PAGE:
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Tuesday NOW is brought to you by:



Tuesday, Aug. 27, 2013

Vol. 19 • No. 5


Very hot
High 92°

Mostly clear
Low 71°

Mostly sunny
High 91°

•Voting: For senior class co-chairs
during lunch in commons
•Drama: Auditions for “And Then
There Were None” 3:20 p.m. in Little

Auditions for first
play of year held today

Lunch Time at WHS

Mystery ‘And Then There Were None’ planned

Happening Now

•Today’s lunch: Pizza burger, pasta,
beef fajita, baked potato bar, chef
salad, sandwiches

Group Meetings
•Anime-Manga: Club will hold their
first meeting of the new school year
at 3:15 p.m. today in the library.
New members welcome—see librarian Kerri Smith with questions.
•Quiz Bowl: Will hold a sign-up
meeting at 3:15 p.m. today in A-159.
All interested are invited.

Other Reminders
•WHS Book Club: Is organizing.
See librarian Kerri Smith for details
and to sign up.
•Seniors: Vote for class co-chairs
today and Wednesday during lunch
in the commons.
•Cheer Clinic: For girls and boys
kindergarten-fifth grade will be held
in association with the Presidents’
Bowl Sept. 7. Registration form at
whsbooster.com. Cost $25.
•Homecoming: T-shirts are available
for pre-order during lunch periods
ending today. The cost for the shirts
is $13—senior girl T-shirts are $15,
jerseys $35.
NOW Tuesday Staff
Co-Editors . . . . . . . . . . . . Makenzie Huber
and Adam Gacke
Assistant Editors . . . . . . . . . Jamie Withorne
. . . . . . . . . . . . . . . . . . . . .and Kelsey Knecht
Staff: Anna Buxengard, Carly Kuntson,
Miranda Rios, Zac Lupica, Quintin Brady,
Lizzy Pirrung, Tia Nath, Alison Rollag
Editor-in-Chief . . . . . . . . . Chloe Goodhope
Managing Editor . . . . . . Anna Kate Nieman
Adviser . . . . . . . . . . . . . . . . . . . .Jason Lueth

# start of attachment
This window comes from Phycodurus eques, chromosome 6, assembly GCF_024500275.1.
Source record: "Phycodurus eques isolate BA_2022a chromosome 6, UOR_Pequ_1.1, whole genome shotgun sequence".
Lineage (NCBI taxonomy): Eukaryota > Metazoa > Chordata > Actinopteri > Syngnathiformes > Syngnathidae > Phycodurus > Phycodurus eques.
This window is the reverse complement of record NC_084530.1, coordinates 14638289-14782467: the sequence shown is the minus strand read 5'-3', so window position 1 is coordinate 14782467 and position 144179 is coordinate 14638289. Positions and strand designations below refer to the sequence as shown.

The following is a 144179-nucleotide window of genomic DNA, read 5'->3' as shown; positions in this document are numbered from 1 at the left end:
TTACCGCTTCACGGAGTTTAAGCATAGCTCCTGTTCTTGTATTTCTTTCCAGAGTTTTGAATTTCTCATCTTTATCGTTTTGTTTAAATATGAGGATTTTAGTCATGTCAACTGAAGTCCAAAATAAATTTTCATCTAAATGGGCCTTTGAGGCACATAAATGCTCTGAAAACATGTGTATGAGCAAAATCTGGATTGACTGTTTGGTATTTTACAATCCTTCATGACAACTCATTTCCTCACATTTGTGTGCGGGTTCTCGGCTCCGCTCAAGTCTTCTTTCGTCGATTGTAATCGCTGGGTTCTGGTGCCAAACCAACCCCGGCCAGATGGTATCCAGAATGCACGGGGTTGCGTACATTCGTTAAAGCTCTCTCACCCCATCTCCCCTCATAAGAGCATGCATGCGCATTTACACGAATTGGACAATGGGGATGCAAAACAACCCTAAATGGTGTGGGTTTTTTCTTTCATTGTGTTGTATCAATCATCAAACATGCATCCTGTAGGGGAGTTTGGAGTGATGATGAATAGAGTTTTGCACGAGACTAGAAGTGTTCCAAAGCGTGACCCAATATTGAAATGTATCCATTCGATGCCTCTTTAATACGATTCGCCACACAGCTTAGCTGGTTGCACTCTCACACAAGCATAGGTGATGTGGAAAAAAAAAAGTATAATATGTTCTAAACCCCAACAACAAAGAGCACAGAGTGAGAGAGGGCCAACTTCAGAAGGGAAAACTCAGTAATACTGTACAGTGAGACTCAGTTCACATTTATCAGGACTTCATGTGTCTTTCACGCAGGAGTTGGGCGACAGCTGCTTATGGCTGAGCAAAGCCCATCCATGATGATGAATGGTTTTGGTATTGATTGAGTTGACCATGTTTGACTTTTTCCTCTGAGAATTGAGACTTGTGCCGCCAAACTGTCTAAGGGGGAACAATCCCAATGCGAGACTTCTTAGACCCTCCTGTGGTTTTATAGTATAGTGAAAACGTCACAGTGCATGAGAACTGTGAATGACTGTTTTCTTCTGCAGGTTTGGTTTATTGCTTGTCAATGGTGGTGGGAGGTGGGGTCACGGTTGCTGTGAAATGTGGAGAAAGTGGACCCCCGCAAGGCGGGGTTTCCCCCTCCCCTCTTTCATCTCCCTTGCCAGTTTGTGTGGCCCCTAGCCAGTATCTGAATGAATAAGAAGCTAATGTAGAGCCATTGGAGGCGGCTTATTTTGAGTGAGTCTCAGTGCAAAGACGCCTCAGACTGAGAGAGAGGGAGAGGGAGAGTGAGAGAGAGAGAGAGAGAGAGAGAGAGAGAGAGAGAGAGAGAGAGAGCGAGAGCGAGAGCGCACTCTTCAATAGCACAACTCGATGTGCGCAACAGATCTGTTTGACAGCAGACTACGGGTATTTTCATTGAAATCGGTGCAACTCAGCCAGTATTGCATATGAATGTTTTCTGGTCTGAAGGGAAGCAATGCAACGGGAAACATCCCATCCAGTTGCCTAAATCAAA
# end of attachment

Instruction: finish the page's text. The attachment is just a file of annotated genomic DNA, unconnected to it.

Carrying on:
The News of Washington is a
publication of the Orange & Black Staff
Washington High School–Sioux Falls, S.D.
Some material courtesy of American Society of Newspaper Editors/
MCT Campus High School Newspaper Service

By Tia Nath
and Miranda Rios
ne island, 10 people,
each dying one after
the other?
WHS’s plays are always very
popular, but a mystery like this
will keep all on the edge of
their seats, and you can be part
of the fun.
Auditions will be held
beginning at 3:20 p.m. today
in the Little Theatre.
The cast is made up of
10 interesting characters, and
director Fred Reiner is looking for both experienced actors
and those who have never been
part of a school play before to


fill the cast.
If being on stage isn’t your
calling, the show also needs
a backstage crew to make the
show work.
Reiner said he is very excited
about introducing this classic
mystery to WHS, and hopes
he gets a good turn out for
today’s auditions.
“It’s been a long time since
we’ve done a mystery thriller,” Reiner said. “It’s by the
master-mystery writer Agatha
Additional information and
audition packets are available
from Reiner in A-136 or in the
Little Theatre today.

And Then There Were

If you are
auditioning. . .
•Auditions will be held at
3:20 p.m. today in the Little
•No previous experience is